I remember the clouds in the night, moving over the ocean like the face of God over the waters, the biting air, the squelch of wet sand between the toes. It was then, back then when I could see what lay behind it all; eternity. Timelessness was once found in the sound and smell of cars passing through tunnels, in the cracks of sun-dried red soil; sticky fertile mud when it rained. In the incidental forests between buildings and fields that echoed with sounds of bulbuls and buzzing insects, and even in the sublime terror of a moth beating staccato rhythm against the screens of the windows.

Now the passing moments are never as rich as the memories. I sense things in all their forms still, but it only serves to take me to the past than bind me to the present. The house with an empty birdcage, with the smells of frying lup cheong is only a reference point to the time when my small fingers traced patterns on the kitchen formica, waiting for breakfast. The smell of the Brylcreem I rub into my hair before work is less real than the Brylcreem my grandfather rubbed into his hair before going to work, taking his old briefcase with the stickers of Korea and Vietnam on them. I live so poorly in the present. Even the future I grasp in pulpy science fiction magazines takes me back to the interminable hours of study hall, when I would read paperbacks of rockets and distant planets savoring the tang of dust on the yellowed pages of old paperbacks.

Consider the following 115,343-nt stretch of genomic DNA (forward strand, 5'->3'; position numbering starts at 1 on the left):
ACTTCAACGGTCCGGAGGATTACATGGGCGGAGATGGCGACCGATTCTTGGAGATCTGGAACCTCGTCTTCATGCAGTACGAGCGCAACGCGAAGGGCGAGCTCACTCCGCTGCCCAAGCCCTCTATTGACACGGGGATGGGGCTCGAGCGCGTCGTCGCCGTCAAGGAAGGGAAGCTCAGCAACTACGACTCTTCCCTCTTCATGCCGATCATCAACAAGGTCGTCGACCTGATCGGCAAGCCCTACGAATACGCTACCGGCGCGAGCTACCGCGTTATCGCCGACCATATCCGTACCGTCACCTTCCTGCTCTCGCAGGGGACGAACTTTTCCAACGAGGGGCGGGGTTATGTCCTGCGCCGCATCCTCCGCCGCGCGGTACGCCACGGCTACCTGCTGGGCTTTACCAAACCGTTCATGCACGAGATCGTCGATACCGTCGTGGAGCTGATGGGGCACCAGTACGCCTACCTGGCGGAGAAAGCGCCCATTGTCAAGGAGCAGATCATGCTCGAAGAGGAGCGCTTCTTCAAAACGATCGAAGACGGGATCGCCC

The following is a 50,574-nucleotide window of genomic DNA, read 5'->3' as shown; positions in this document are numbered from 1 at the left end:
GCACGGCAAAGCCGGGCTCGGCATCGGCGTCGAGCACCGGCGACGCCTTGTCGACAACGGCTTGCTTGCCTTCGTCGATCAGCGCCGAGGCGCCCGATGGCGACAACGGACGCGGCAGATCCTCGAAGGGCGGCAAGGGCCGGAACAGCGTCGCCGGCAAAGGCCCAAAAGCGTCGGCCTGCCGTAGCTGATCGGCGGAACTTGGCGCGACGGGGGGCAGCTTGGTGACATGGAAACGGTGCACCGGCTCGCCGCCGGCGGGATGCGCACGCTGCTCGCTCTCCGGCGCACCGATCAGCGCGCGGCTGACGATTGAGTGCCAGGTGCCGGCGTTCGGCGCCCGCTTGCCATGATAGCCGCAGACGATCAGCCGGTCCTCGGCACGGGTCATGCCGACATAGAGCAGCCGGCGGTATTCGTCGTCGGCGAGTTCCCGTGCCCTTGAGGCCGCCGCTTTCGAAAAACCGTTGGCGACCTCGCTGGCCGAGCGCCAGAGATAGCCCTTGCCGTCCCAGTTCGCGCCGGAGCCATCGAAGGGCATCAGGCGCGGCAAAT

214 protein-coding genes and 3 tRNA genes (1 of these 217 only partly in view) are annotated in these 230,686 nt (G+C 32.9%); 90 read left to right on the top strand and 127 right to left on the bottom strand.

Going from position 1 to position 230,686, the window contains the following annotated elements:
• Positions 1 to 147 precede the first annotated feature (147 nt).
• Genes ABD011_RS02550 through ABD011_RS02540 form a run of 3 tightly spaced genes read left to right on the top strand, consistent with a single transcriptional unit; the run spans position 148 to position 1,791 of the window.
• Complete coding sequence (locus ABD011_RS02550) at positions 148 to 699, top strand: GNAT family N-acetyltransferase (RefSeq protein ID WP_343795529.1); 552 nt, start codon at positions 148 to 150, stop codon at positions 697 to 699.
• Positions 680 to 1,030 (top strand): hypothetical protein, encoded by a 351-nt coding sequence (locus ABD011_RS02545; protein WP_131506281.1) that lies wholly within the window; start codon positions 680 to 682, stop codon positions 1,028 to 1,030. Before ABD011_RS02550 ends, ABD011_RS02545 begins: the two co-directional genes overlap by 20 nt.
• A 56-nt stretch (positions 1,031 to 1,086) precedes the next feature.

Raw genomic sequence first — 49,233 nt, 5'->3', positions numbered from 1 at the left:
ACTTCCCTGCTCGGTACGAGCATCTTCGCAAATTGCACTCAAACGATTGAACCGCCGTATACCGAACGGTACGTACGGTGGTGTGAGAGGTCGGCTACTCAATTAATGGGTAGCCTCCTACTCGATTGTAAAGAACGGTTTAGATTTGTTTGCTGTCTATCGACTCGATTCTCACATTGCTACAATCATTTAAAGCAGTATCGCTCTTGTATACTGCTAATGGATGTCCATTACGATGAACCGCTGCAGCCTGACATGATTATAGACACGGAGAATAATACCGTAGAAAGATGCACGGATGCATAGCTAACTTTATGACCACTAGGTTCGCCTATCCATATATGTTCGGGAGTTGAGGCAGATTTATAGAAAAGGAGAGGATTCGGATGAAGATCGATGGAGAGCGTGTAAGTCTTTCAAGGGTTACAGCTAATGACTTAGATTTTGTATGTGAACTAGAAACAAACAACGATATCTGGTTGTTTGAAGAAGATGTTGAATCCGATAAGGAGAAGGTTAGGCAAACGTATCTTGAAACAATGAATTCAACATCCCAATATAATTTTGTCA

All things now seem like a bad dream, as if I’m sleepwalking through life trying to find those points as I live as opposed to the past. I can never be there as it happens, only in retrospect do things unfold in glorious myriad ways, and those moments of remembrance grow more and more sparse as time goes by. When am I here now? A bit when I run. Always, when I dance. But I don’t dance as often as I used to. Age brings less opportunities for such things. Life in the present is defined by the hours I spend sitting in a windowless office, balanced by the hours I spend here, in front of a glowing screen, aching for moments when everything feels real. The closest it gets is sneaking out to smoke, watching the ducks feed in the turgid little stream that runs under the highway.  It’s smoking. It’s trading minutes of your life in order to make the remaining minutes seem more intense. That, I can grasp.

I’ve yet to meet another in person who can say that they saw the face of God moving over the waters in a cloud of eternity, someone who feels so intensely the smells, sounds and light of everyday life to the point where it all seems like some sort of time machine meant to constantly draw them to other times and places before. Someone who feels that they’re sleepwalking through life, a slave to the intangible essences of memory and sensuous experience. God help me, sometimes I feel like I’m the only person awake! Yet, I don’t thrive. More and more I feel like a plant wilted from lack of water. I am impoverished in everything else but my ability to feel and recall. I see people living their lives, speaking of things alien to me and know: I am a prisoner in solitary confinement. I lack the ability and wherewithal to communicate the worlds within me. I am a dreamer in the world of the waking, and so I sleep as life passes me by.